When I was getting my history degree, I took several classes in Medieval Europe. My history professor was a fantastic lady who was a load of fun. One of the books she recommended we read was called The Measly Middle Ages by Terry Dreary and Martin Brown.
It’s not your normal cut and dry history book. It takes a humorous look at the middle ages. It was the first time I realized just how PG history classes and most history books really are.
The Measly Middle Ages is actually a series of books that I fell in love with called Horrible Histories. Eventually, I read the entire series. Now, I will say that I had multiple professors complain about the books as being inaccurate and silly, but I think it was the less than serious nature of them that raised their ire. In my research, I found them to be fairly well researched.
I refer to them as history for the non-historian. I might be able to sit down and read a very long book about the middle ages without any problems, but that’s because I love history. For most people, I highly recommend these books.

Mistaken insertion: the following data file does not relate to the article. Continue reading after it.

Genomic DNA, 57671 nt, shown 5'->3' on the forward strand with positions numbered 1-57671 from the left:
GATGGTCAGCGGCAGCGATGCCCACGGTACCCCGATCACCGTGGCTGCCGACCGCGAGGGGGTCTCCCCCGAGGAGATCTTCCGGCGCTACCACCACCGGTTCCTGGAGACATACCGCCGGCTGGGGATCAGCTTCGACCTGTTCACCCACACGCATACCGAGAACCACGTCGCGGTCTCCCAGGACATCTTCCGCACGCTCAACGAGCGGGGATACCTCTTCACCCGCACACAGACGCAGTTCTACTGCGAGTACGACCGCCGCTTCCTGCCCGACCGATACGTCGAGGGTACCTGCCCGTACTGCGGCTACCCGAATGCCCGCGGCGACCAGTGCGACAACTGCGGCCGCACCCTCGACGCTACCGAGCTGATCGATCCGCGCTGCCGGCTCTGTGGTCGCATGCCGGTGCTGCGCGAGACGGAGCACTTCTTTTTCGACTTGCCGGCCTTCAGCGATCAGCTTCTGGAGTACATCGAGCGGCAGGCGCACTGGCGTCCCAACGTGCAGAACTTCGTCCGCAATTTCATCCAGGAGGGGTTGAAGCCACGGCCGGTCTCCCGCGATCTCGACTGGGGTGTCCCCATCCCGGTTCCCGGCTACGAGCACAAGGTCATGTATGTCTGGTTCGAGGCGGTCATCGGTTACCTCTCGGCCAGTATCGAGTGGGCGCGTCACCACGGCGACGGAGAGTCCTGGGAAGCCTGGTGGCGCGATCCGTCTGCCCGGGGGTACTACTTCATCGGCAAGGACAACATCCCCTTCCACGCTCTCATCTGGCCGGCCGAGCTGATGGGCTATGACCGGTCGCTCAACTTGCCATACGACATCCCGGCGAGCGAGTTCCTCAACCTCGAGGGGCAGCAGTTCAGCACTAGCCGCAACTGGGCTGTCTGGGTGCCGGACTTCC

They are some times gross, some times crude, but hysterical and give an interesting glimpse into different periods of history. For those that don’t read, I have recently discovered that the BBC did an entire TV show on them and it’s available with Hulu Plus (I am loving the series, but it jumps around from era to era throughout the episodes and I prefer to get it all at once). Meaning I would rather read all of the book The Measly Middle Ages than watch a TV episode with 4 minutes dedicated to the subject.
One thing about packing my books this weekend, I have found lots of books I forgot I had like The Measly Middle Ages and The Rise and Fall of Practically Everybody (Another history book for the non-historian). When I get my office set up, I’m looking forward to organizing my books by subject. I know that sounds lame, but I own a lot of non-fiction books and I will finally be able to organize them properly!